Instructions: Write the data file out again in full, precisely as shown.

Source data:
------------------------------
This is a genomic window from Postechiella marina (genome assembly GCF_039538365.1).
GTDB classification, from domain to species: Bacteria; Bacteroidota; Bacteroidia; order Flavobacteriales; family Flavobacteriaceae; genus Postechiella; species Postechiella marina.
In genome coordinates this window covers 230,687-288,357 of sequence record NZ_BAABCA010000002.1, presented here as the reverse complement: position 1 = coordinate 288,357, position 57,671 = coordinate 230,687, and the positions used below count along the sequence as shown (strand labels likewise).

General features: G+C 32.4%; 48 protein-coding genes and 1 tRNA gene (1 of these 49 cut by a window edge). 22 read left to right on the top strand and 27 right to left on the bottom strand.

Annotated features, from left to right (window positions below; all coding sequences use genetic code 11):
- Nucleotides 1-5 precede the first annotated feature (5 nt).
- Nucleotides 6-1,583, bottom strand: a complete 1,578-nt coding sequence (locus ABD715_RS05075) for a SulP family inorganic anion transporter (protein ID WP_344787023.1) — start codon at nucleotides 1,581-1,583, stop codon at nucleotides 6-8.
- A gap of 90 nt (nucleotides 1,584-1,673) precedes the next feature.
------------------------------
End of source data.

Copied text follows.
This is a genomic window from Postechiella marina (genome assembly GCF_039538365.1).
GTDB classification, from domain to species: Bacteria; Bacteroidota; Bacteroidia; order Flavobacteriales; family Flavobacteriaceae; genus Postechiella; species Postechiella marina.
In genome coordinates this window covers 230,687-288,357 of sequence record NZ_BAABCA010000002.1, presented here as the reverse complement: position 1 = coordinate 288,357, position 57,671 = coordinate 230,687, and the positions used below count along the sequence as shown (strand labels likewise).

General features: G+C 32.4%; 48 protein-coding genes and 1 tRNA gene (1 of these 49 cut by a window edge). 22 read left to right on the top strand and 27 right to left on the bottom strand.

Annotated features, from left to right (window positions below; all coding sequences use genetic code 11):
- Nucleotides 1-5 precede the first annotated feature (5 nt).
- Nucleotides 6-1,583, bottom strand: a complete 1,578-nt coding sequence (locus ABD715_RS05075) for a SulP family inorganic anion transporter (protein ID WP_344787023.1) — start codon at nucleotides 1,581-1,583, stop codon at nucleotides 6-8.
- A gap of 90 nt (nucleotides 1,584-1,673) precedes the next feature.